« Reply #11161 on: Aug 4th, 2014, 01:26am »

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Katy on Remembrance Day...she prob did the same thing on Alhilli massacre and MH370..Death really becomes her..
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xx Re: Stuff & Nonsense
« Reply #11162 on: Aug 4th, 2014, 11:50am »

GOOD MORNING UFOCASEBOOKERS cheesy


Science News


Siberian crater mystery may be solved

by Science News Staff
3:00pm, August 1, 2014

Guest post by Thomas Sumner

Methane, not an alien spacecraft crash, is probably responsible for the 30-meter-wide crater that suddenly appeared in Siberia in mid-July.

While air normally contains just 0.000179 percent methane, air near the bottom of the crater was composed of 9.6 percent methane, Nature reports. Researchers suspect that rising summer temperatures in the region thawed permafrost in the ground. As the soil defrosted, methane gas trapped in the permafrost pooled underground before bursting to the surface and ripping a hole in the ground.

Scientists believe that as regional temperatures rise, these kinds of craters could become more common.

https://www.sciencenews.org/blog/science-ticker/siberian-crater-mystery-may-be-solved

Crystal


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« Reply #11163 on: Aug 4th, 2014, 11:54am »

Wired

Bee-Killing Pesticides Found in Midwest Rivers
By Brandon Keim
08.04.14

Pesticides linked to declining bee and bird populations have been found in streams across the upper Midwest, raising yet more concerns about these chemicals’ environmental effects.

Researchers from the United States Geological Survey tested waters at nine sites in Iowa and Nebraska. They found neonicotinoids in each, frequently at levels that may harm insects and the life that depends on them.

“This wasn’t a toxicity study, but there’s research out there indicating that these concentrations could be of concern,” said USGS chemist Michelle Hladik, lead author of the paper describing the survey in the journal Environmental Pollution.

The findings are the latest in a fast-growing body of research that highlights the environmental threats posed by neonicotinoid pesticides, which are now the world’s most widely used insecticides. The U.S. Environmental Protection Agency is currently conducting a review of neonicotinoid use.

Commercially introduced in the 1990s, their popularity exploded a decade ago, when companies started selling neonicotinoid-coated seeds. In Iowa, for example, the amount of neonicotinoids used on corn and soybeans rose from roughly 90,000 pounds in 2004 to 740,000 pounds in 2013. Iowa is not unique; the trend was repeated throughout the Midwest and across much of North America.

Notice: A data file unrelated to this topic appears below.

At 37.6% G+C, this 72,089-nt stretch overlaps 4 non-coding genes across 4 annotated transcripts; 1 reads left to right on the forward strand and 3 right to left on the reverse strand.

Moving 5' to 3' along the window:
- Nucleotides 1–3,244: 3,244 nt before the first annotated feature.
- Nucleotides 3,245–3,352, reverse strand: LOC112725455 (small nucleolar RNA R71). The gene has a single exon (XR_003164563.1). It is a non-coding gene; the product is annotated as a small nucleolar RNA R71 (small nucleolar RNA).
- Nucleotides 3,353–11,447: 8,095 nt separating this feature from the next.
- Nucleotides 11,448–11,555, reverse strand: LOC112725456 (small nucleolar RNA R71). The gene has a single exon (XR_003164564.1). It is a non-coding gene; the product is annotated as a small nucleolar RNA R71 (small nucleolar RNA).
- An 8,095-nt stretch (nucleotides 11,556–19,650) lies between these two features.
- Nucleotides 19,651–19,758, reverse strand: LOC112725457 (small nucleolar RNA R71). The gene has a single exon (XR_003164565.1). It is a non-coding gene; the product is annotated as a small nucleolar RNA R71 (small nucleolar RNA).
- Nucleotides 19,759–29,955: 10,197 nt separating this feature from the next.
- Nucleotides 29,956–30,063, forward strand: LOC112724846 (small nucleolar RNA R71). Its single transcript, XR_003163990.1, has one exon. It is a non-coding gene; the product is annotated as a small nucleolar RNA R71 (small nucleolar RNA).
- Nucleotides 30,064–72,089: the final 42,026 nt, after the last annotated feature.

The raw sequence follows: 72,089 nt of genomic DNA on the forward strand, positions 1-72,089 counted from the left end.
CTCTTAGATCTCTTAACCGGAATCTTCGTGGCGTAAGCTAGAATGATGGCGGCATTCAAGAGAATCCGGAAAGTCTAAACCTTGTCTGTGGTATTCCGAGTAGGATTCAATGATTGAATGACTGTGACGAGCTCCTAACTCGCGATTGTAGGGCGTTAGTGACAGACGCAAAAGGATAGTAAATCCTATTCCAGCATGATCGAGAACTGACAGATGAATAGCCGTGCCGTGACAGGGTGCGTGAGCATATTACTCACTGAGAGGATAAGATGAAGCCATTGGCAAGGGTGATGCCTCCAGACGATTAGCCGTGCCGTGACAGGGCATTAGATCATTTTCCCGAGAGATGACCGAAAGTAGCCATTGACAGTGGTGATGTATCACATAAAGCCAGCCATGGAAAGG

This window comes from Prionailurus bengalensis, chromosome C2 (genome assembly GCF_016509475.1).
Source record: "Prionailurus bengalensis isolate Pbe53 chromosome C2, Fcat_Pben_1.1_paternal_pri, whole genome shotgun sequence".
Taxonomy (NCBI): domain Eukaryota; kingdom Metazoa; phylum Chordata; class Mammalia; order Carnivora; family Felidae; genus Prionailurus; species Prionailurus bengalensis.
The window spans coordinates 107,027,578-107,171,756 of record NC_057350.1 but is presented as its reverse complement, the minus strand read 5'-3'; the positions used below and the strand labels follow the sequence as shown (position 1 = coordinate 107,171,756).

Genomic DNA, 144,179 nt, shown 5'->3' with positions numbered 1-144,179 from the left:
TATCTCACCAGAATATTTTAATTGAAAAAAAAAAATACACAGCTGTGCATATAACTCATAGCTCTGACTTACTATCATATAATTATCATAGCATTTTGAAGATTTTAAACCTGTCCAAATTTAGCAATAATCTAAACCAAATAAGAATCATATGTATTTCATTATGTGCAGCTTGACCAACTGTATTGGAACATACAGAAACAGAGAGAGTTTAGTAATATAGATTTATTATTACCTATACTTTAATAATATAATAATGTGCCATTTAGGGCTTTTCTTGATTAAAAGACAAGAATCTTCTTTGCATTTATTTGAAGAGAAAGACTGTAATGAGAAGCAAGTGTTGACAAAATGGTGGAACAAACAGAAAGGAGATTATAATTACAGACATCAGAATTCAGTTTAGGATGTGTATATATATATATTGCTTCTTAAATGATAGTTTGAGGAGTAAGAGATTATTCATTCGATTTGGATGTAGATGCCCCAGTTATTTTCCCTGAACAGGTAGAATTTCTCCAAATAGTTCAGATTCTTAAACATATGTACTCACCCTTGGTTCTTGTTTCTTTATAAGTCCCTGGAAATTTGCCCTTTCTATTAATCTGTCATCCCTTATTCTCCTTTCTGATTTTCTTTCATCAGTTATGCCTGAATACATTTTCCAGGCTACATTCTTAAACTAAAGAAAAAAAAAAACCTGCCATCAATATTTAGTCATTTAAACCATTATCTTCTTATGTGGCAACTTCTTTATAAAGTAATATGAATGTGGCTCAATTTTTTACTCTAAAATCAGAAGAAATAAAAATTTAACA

As neonicotinoid use increased, some researchers wondered whether they could be connected to exceptionally severe seasonal die-offs in commercial honeybee colonies. This is likely the case: While die-offs involve many factors, including disease and parasites, it’s now understood that even minuscule neonicotinoid exposures can weaken and confuse honeybees, leaving them more vulnerable to other stresses. Wild bees and butterflies, many populations of which are also declining, are also threatened. So are soil-dwelling and aquatic invertebrates, which are exposed to neonicotinoids that wash from seed coats and leach into local waterways.

These invertebrates form the foundations of food chains. Many scientists now warn of a second “silent spring,” a term originally coined to describe the mid-20th century loss of songbirds killed by pesticides.

more after the jump:
http://www.wired.com/2014/08/neonicotinoids-midwest/

Crystal


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« Reply #11164 on: Aug 5th, 2014, 04:10am »

Great article..I remember Linda at Earth Files picked that up years ago and dropped it.She does great work when she wants too...that stuff is killing the bees and related pollinators..
Maybe Monsanto figures we can pollinate with greenflies.

MrEd will love this..
http://www.dailymail.co.uk/sciencetech/article-2715693/Neighing-Horses-talk-EYES-EARS-Creatures-use-subtle-body-language-communicate-thoughts.html
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xx Re: Stuff & Nonsense